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United States Department of Agriculture

Agricultural Research Service

Research Project: A SYSTEMS BIOLOGY APPROACH TO UNDERSTANDING THE SALMONELLA-HOST INTERACTOME IN POULTRY AND SWINE

Location: Food and Feed Safety Research

Title: Systemic response to Campylobacter jejuni infection by profiling gene transcription in the spleens of two genetic lines of chickens

Authors
item Li, X -
item SWAGGERTY, CHRISTINA
item KOGUT, MICHAEL
item Chiang, H -
item Wang, Y -
item HE, LOUIS
item GENOVESE, KENNETH
item Mccarthy, Fiona -
item Burgess, Shane -
item Pevzner, Igal -
item Zhou, Huaijun -

Research conducted cooperatively with:
item

Submitted to: Immunogenetics
Publication Type: Peer Reviewed Journal
Publication Acceptance Date: July 22, 2011
Publication Date: August 20, 2011
Repository URL: http://handle.nal.usda.gov/10113/58273
Citation: Li, X., Swaggerty, C.L., Kogut, M.H., Chiang, H.I., Wang, Y., He, L.H., Genovese, K.J., Mccarthy, F., Burgess, S., Pevzner, I.Y., Zhou, H. 2011. Systemic response to Campylobacter jejuni infection by profiling gene transcription in the spleens of two genetic lines of chickens. Immunogenetics. 64:59-69.

Interpretive Summary: Campylobacter jejuni (C. jejuni) is a leading cause of human food poisoning worldwide, and poultry products are one of the main sources of contamination. We have conducted previous studies using two lines of chickens (A and B) and showed that line A chickens are more resistant to food-borne bacterial infections compared to line B chickens. Day-old chickens from lines A and B were administered a single dose of C. jejuni, and the spleen, an organ associated with the immune response, was removed 7 days later. To further understand the response mechanisms to a C. jejuni infection, RNA was isolated from the spleens and applied to a chicken microarray to compare infected and non-infected chickens within each line and between the two lines A and B. Following infection, there were more genes in the spleen responding to the infection in the resistant line A than in the susceptible line B. These genes were related to defense response to bacteria. Specifically, genes for immune cell activation were up-regulated in the resistant line. Interestingly, in the susceptible line, genes for regulating red blood cells and other RNA biosynthetic processes were all down-regulated. An interaction analysis between genetic line and treatment demonstrated distinct defense mechanisms between lines: the resistant line promoted controlled cell death, whereas the susceptible line responded by down-regulating this function. This was the first time that such defensive mechanisms against C. jejuni infection have been reported. The results of this study have uncovered new mechanisms of host responses to C. jejuni infection in chickens.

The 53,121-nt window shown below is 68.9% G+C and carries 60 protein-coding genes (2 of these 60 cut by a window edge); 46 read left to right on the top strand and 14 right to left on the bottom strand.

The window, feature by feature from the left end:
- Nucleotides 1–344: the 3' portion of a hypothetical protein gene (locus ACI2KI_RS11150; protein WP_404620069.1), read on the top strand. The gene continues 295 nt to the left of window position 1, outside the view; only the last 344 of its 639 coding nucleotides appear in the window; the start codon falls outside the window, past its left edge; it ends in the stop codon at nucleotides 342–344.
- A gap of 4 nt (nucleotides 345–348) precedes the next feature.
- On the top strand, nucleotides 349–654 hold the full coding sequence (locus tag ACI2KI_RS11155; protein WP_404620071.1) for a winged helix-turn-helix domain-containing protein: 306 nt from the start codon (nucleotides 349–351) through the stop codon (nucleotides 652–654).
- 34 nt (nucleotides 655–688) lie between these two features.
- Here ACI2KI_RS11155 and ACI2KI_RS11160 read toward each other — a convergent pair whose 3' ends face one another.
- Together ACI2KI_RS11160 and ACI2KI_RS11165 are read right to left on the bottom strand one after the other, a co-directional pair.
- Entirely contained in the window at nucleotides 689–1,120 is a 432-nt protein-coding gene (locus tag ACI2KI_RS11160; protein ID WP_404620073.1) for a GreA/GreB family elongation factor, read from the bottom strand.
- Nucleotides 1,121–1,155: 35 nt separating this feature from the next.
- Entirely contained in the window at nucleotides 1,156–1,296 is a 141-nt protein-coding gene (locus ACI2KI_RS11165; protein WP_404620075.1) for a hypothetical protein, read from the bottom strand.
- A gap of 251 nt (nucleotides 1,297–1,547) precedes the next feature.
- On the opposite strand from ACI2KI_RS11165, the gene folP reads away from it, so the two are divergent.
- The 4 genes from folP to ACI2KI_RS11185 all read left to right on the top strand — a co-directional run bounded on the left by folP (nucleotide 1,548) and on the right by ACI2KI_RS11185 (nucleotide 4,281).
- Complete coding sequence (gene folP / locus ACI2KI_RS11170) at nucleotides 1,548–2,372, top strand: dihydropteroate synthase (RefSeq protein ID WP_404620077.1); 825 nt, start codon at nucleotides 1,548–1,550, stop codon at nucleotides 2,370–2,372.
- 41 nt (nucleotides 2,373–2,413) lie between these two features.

Technical Abstract: Campylobacter jejuni (C. jejuni) is a leading cause of human bacterial enteritis worldwide. To understand the systemic molecular response mechanisms to C. jejuni infection in chickens, total splenic RNA was isolated and applied to a whole genome chicken microarray for comparison between infected (I) and non-infected (N) chickens within and between genetic lines A and B. There were more total splenic host genes responding to the infection in the resistant line A than in the susceptible line B. Specifically, genes for lymphocyte activation, differentiation and humoral response, and Ig light and heavy chain were up-regulated in the resistant line. In the susceptible line, genes for regulation of erythrocyte differentiation, hemopoiesis, and RNA biosynthetic process were all down-regulated. An interaction analysis between genetic lines and treatment demonstrated distinct defense mechanisms between lines: the resistant line promoted apoptosis and cytochrome c release from mitochondria, whereas the susceptible line responded with a down-regulation of both functions. This was the first time that such systemic defensive mechanisms against C. jejuni infection have been reported. The results of this study have uncovered novel molecular mechanisms of systemic host responses to C. jejuni infection in chickens that warrant further investigation.

Last Modified: 9/29/2014